Interestingly, there are still some stickers of the Guliganerna group, from IF Elfsborg when they visited Linfield in 2007.

At one point, there was a trail of Elfsborg stickers leading from the City Centre, through Shaftesbury Square, along the Donegall Road, onto Windsor Park.

It’s not just Belfast which has this phenomenon, as I have noticed stickers in the city of sides that have visited United (and City, when they have a good year and win the Fair Play Award) for European ties.

Stockport County fans used this tactic to highlight the plight of their financially stricken club.

It is fun seeing the funny looks I get from passers-by, wondering why I am taking a photo of a lampost or street sign, and then their reaction when they pass me, and admiringly glance at the stickers.

It’s an interesting and random form of streetart, and now doubt after reading this, you’ll be looking at every lampost you pass for a sticker



It was when I was in Manchester last week that it dawned on me that stage 2 of the World Cup Countdown had begun.

I was in a newsagents trying to get an iced lolly, when I noticed that the Panini 2010 World Cup sticker album was on the shelves.

When the World Cup sticker album appears on the shelves, it means the World Cup is agonisingly close, despite the fact that various issues from the club season are still to be resolved.

As is tradition, the album is given away with a national newspaper, preceded with an advertising campaign, and this year is no different, as the News Of The World are going to give it away with this week’s edition.

World Cup stickers are a strange bunch, as some teams have their photos taken by a photographer creeping up on players to get a close-up while they are singing their national anthems, hence the rather bizarre facial poses.

Other teams prefer to have a photoshoot for an hour or so while the squad meets up for a friendly in February or March.

I can only imagine the excitement being a player taking part in this photoshoot at getting your photo taken during the winter months, as the Press Officer tells you that you are getting your photo taken as the World Cup isn’t that far away, and they need to meet pringing deadlines.

The less said about the photoshopped efforts of players from countries where their FA won’t co-operate with Panini, the better.

Andrew Stewart – NIR – FWD – Manchester United FC (Eng) or Andrew Stewart – NIR – FWD – Linfield FC would have been brilliant as a sticker, possibly even a shiny.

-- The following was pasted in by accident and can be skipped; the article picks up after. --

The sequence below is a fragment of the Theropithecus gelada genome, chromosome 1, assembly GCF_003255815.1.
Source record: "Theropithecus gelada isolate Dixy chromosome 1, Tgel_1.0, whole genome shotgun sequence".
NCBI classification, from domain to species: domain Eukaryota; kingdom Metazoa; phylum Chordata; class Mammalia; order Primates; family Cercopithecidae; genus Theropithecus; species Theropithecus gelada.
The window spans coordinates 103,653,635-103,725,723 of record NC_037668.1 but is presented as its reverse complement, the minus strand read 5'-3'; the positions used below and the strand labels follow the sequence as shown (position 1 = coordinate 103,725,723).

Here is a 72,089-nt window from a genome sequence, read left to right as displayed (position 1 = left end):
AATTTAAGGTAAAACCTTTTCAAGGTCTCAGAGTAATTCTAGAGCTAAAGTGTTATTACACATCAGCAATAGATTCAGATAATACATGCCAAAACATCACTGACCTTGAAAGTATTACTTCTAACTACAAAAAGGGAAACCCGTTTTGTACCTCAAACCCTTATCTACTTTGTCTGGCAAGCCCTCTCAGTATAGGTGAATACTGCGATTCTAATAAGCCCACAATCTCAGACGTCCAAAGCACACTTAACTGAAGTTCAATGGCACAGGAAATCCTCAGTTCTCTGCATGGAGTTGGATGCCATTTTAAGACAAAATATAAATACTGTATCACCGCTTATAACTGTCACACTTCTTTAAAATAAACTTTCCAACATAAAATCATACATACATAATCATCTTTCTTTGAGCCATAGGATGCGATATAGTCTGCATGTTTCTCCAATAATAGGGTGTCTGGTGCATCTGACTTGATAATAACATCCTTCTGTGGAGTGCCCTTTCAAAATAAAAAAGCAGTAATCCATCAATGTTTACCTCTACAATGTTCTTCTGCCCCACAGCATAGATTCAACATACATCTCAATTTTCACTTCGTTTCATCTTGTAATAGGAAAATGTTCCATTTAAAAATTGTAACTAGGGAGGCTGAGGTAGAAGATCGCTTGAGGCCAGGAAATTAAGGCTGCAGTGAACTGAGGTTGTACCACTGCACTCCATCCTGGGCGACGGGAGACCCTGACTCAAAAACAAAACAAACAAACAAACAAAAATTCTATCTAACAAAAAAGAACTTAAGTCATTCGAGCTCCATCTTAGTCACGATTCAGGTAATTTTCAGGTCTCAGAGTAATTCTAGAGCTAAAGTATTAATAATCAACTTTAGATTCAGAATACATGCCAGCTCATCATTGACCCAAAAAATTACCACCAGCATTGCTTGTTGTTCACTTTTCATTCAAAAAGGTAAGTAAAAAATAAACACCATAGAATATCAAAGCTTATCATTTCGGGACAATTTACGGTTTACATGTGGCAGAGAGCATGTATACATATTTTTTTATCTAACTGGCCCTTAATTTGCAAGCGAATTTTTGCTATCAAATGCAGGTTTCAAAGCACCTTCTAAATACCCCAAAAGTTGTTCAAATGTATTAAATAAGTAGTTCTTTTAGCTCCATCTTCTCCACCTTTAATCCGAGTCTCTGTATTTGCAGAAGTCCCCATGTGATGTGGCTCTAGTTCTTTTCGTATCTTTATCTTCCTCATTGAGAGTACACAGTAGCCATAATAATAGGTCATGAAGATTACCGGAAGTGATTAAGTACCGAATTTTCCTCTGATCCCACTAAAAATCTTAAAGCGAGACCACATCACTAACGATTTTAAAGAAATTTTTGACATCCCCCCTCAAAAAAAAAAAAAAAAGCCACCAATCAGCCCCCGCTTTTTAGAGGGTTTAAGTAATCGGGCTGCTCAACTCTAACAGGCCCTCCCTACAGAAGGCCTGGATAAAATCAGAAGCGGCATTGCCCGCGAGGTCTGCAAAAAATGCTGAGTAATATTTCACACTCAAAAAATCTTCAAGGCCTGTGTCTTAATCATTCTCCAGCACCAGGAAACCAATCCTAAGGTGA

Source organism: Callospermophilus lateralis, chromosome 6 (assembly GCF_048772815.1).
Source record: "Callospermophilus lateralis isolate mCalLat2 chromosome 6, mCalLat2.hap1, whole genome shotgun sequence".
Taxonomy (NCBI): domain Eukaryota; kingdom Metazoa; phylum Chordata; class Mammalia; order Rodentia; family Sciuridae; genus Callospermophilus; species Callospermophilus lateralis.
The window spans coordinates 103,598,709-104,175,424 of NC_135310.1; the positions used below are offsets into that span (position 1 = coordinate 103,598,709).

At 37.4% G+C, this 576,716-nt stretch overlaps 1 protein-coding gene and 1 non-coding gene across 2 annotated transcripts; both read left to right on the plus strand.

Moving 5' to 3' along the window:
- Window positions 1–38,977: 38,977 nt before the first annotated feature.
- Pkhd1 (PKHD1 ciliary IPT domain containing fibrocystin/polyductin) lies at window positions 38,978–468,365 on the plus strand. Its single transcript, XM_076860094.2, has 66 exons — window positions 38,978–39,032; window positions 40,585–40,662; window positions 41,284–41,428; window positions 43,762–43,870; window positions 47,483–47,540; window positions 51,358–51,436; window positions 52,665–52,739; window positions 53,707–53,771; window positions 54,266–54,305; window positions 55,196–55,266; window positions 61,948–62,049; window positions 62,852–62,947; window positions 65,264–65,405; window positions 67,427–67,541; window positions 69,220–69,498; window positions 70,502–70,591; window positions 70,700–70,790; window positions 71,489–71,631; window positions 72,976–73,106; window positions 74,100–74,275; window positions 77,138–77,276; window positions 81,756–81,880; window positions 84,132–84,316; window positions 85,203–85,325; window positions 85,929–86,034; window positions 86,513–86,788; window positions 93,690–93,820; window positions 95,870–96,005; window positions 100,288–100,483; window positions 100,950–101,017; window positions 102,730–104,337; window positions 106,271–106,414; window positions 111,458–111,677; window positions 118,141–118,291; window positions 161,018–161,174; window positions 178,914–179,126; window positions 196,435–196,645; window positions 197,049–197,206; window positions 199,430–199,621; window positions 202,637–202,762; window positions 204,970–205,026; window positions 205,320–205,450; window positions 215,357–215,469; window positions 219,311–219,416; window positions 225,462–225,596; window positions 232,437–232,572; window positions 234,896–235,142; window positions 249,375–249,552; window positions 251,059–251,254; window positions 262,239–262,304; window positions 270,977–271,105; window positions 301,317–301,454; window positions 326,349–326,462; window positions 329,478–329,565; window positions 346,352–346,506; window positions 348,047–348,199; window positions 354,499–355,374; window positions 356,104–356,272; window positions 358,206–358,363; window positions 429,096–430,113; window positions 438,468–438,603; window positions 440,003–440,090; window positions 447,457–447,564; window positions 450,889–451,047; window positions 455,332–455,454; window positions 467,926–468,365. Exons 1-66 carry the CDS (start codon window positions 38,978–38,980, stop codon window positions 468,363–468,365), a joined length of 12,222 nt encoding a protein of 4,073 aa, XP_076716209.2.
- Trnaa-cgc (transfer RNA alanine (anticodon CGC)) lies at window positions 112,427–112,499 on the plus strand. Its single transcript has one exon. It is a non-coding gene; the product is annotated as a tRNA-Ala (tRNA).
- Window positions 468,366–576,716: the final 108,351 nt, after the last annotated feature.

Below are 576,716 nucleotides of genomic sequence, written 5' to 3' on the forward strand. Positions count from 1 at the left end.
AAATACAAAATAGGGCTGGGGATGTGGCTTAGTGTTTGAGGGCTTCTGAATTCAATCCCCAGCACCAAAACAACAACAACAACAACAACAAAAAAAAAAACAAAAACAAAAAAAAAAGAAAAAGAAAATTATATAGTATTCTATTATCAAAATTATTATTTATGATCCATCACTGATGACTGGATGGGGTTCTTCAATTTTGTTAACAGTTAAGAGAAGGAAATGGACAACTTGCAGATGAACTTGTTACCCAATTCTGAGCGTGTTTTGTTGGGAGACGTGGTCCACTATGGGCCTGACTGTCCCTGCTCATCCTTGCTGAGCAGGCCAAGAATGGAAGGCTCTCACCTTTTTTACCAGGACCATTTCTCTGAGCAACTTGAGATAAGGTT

You know, if i’d really worked hard at being a footballer, I could have been so good that you would have had to swap the entire Saudi Arabian team to get my sticker.

It always does make me laugh at how some players stickers seem to have a swap value similar to the player’s ability (ie – if you want Wayne Rooney, you would probably need to swap 10 players just to get him)

Due to space constraints, an editorial decision is usually made that some of the so-called ‘minnow nations’ only get 1 page (compared to the standard pages) and there is two players to a sticker.

I often wonder has this ever been used as a motivational tactic, as a manager takes out a copy of the Panini sticker album, rants furiously at the fact the team only has one page with two players to a sticker, and urges them to prove people wrong.

As the World Cup is a quadannual event, I only ever had one World Cup (1994) to enjoy the joy of collecting football stickers.

It is a bitter irony of life that you collect football stickers with a pittance of pocket money, yet when you are working and have disposable income to spend, you are long grown out of collecting football stickers.

Stage 2 of the World Cup Countdown is usually followed shortly after by stage 3, but it will be interesting to see how it develops.

Stage 3 is usually marked by the video for England’s (or Scotland’s, if they qualify) official World Cup song being released and played on rotation by the music channels, followed up by an appearance on Top Of The Pops.

Sadly, there’s no more Top Of The Pops anymore, nor is there an official song, at the insistance of Fabio Capello, so we’ll be infested with chancers trying to cash in on football fever by bringing out their own efforts.

For me, the best England World Cup song that never was came in 1998 when Space, Echo and the Bunnymen, Ocean Colour Scene and Johnny Marr collaborated on a song called ‘On Top Of The World’

It was set to be a classic, until someone at the FA suggested that they should get the Spice Girls to sing on it.

It’s almost an analogy for the England football team. Despite the personnel at their disposal, they always find a way to cock it up.